Okay, now that I’ve talked of all this, you may wonder what does that have to do with Len Bias? As I mentioned, Bias was born the same year as a lot of NBA greats including Jordan. Ever since I saw the 30 For 30 documentary Without Bias, directed by Kirk Fraser, it left me wondering what would have happened to Bias had he not taken that fatal dose? It’s not just how well Bias could’ve excelled in the NBA that had me thinking. Sometimes I think it could’ve been the Celtics who could have most rivaled the Lakers and the Bulls for major NBA championships during that time. The Celtics could have had the power duo of ‘Bird and Bias.’ When I think of all those sneakers that were advertised during that period of time, I wonder what type of Reebok posters Len would’ve had? Even in thinking of the Dream Team of 1992, I wonder would Len have been part of the Dream Team? Those are questions no one will ever know the answer to.

A tragedy like that is always a sad occasion leaving me and others asking ‘why’ and ‘what if?’ You wonder would any good come out of it? Good did come out of it. One thing we should remember is Bias’ overdose came while cocaine was the biggest problem in the War On Drugs at the time. The basic powdered cocaine was already an epidemic and crack was already starting to create its own problems. Tribble was charged with possession of cocaine with intent to distribute. Bias’ University of Maryland teammates Terry Long and David Gregg were charged with possession of cocaine and were dropped from the team. Tribble would later be convicted of drug dealing and be sentenced to ten years in prison. The University of Maryland came under huge fire including cover-ups in Bias’ cocaine possession to Bias’ academic status. Bias’ father called for investigation of the University of Maryland and the NCAA responded. Athletics director Dick Dull resigned soon after.

In 1988 U.S. Congress passed a stricter anti-drug law known as the ‘Len Bias law.’ Even the NBA got involved with having its stars promote anti-drug messages. In fact one person said Len Bias never tested positive for drugs but had he done so, it wouldn’t have affected his NBA recruitment back then. The NBA was that lax about it back then. Len’s death changed all that. Another thing that came to light over Bias’ death was that he was credits shy of graduating college and even failed courses in his last year knowing he was about to be signed to the NBA. Back in Bias’ day an athlete could be signed on to a sports league without graduating via a letter-of-intent. The NCAA system of athletes had to be revamped and reformed with stricter minimums for college entry and regulations for graduation.Nowadays no athlete is signed to a letter-of-intent without a review by the office of admission.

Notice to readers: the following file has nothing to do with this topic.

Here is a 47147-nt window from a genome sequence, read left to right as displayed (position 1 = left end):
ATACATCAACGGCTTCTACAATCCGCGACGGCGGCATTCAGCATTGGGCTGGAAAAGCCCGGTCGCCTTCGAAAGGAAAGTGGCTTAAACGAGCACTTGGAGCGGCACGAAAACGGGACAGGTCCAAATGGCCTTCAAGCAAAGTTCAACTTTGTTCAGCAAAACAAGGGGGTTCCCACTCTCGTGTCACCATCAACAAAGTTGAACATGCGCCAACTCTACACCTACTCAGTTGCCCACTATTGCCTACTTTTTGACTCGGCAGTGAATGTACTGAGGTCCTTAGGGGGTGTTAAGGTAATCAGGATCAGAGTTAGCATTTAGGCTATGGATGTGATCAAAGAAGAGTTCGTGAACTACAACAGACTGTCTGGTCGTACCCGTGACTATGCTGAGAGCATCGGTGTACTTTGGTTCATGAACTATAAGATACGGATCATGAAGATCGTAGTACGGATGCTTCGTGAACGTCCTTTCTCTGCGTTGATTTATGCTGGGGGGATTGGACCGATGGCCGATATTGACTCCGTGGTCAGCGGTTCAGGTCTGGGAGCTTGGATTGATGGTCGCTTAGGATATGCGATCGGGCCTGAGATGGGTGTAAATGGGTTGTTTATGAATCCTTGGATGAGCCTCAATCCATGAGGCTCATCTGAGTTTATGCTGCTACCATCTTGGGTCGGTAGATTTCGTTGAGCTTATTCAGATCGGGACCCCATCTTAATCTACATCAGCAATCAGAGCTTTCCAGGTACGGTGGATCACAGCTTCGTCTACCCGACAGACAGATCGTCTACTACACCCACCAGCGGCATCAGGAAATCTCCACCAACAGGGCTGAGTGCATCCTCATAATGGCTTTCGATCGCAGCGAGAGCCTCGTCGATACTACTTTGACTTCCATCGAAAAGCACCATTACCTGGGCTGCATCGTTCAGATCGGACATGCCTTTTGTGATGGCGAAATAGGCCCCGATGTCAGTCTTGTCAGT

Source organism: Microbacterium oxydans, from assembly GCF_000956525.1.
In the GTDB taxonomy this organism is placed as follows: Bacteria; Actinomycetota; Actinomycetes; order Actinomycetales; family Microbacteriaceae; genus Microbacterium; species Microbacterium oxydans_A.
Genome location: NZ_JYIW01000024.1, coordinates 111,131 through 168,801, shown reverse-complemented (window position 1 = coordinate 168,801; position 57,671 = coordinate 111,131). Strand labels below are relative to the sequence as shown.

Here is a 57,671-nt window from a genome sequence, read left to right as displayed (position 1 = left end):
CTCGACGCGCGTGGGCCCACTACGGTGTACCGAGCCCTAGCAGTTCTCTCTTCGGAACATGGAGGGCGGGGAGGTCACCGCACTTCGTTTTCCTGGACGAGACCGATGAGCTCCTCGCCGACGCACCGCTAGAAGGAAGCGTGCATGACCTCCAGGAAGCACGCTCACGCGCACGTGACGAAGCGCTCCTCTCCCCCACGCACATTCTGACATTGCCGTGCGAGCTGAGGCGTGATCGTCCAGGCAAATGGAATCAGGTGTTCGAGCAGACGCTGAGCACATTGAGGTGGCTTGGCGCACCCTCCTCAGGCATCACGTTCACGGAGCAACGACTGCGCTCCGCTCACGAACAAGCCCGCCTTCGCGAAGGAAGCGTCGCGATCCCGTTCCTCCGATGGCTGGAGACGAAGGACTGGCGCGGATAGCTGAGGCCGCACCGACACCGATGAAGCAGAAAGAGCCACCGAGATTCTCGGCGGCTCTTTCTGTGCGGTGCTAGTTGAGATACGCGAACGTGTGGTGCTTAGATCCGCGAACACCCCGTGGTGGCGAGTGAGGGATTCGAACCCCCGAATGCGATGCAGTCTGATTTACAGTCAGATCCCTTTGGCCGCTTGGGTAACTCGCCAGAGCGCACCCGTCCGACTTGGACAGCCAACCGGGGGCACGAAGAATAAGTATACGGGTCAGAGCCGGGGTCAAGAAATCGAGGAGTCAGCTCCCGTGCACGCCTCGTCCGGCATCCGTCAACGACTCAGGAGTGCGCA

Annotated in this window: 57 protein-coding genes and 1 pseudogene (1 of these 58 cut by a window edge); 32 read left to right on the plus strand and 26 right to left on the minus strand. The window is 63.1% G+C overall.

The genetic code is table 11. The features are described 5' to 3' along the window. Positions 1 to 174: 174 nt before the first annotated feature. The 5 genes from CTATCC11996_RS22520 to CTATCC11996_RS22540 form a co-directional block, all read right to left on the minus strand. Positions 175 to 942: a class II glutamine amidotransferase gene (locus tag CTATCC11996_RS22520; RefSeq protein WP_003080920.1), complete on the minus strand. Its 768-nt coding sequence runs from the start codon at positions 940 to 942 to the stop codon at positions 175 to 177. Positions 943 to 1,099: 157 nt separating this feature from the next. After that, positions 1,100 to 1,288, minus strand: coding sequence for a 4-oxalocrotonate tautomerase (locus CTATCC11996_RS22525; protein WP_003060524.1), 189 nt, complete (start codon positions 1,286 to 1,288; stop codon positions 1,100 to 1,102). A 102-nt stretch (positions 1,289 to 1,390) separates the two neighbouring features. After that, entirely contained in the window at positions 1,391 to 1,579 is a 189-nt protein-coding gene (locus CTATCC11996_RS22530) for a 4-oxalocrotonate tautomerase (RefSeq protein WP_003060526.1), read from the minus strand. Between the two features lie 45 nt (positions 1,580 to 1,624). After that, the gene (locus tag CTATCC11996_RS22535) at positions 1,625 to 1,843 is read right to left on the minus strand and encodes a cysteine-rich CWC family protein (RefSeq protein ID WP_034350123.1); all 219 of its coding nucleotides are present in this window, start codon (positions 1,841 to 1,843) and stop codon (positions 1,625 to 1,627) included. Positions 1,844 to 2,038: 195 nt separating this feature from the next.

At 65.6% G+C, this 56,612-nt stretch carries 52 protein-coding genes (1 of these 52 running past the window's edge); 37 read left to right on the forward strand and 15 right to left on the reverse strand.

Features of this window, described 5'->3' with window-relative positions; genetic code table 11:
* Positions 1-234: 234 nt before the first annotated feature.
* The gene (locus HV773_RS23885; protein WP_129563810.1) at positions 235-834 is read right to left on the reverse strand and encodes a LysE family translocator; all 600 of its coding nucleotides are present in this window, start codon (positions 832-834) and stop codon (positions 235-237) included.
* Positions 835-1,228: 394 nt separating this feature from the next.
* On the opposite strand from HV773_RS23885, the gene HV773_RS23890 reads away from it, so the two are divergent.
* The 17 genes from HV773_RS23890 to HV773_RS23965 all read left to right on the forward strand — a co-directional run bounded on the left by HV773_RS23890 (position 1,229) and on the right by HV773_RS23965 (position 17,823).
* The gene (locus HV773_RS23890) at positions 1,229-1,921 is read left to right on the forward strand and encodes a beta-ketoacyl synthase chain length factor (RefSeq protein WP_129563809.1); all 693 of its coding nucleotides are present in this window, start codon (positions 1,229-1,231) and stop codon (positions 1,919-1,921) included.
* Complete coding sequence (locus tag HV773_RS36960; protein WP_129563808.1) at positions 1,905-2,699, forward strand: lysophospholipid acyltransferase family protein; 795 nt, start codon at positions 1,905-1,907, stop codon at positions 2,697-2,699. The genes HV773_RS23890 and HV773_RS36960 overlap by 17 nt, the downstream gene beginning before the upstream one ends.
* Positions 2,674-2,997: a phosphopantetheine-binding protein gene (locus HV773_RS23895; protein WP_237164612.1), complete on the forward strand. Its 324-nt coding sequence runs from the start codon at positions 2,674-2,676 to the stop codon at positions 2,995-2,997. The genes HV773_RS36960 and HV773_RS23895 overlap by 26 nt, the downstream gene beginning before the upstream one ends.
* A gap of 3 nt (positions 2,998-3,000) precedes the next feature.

The Bias family would once again experience tragedy in December 1990 when their youngest son James Bias III was shot to death in his car in a shopping mall parking lot. The Bias parents, James and Lonise, have become involved in causes involving their sons’ deaths. Lonise became an anti-drug spokes person visiting schools, telling the story of Len and giving the message “Peer pressure destroys, peer pressure kills if you don’t know who you are.” James has lobbied for stricter handgun control. Another footnote: Seven years later the Celtics would lose one of their own, Reggie Lewis, to a heart attack caused by cocaine use.

Some of you may think that it was the 30 For 30 documentary that inspired me to write this on this day. True, just like it inspired me to write the 9.79 articles of the big run and the aftermath. It’s one thing to be reminded of a moment in sports like this while watching a 30 For 30 documentary. It’s another to hear the moment and even learn of who Len Bias was from the people that knew him best. Len Bias didn’t come across as your typical cocaine abuser. Actually in watching Without Bias, you’d think that Len was a sweet kid. He loved his parents terribly. He was close to his family. He even had a friendship with his church pastor Rev. Gregory Edmond. Even hearing of Len’s excited reaction on the day he was out promoting sneakers made me think he must have been a sweet kid. That doesn’t sound like your typical cocaine abuser. Just as shocking was how it was top-of-the-line cocaine he tried. It’s like one said, how social cocaine users could get cocaine that pure and that potent is unheard of. Normally it’s bought by people higher up the social ladder. Hearing it all just makes me want to shake my head.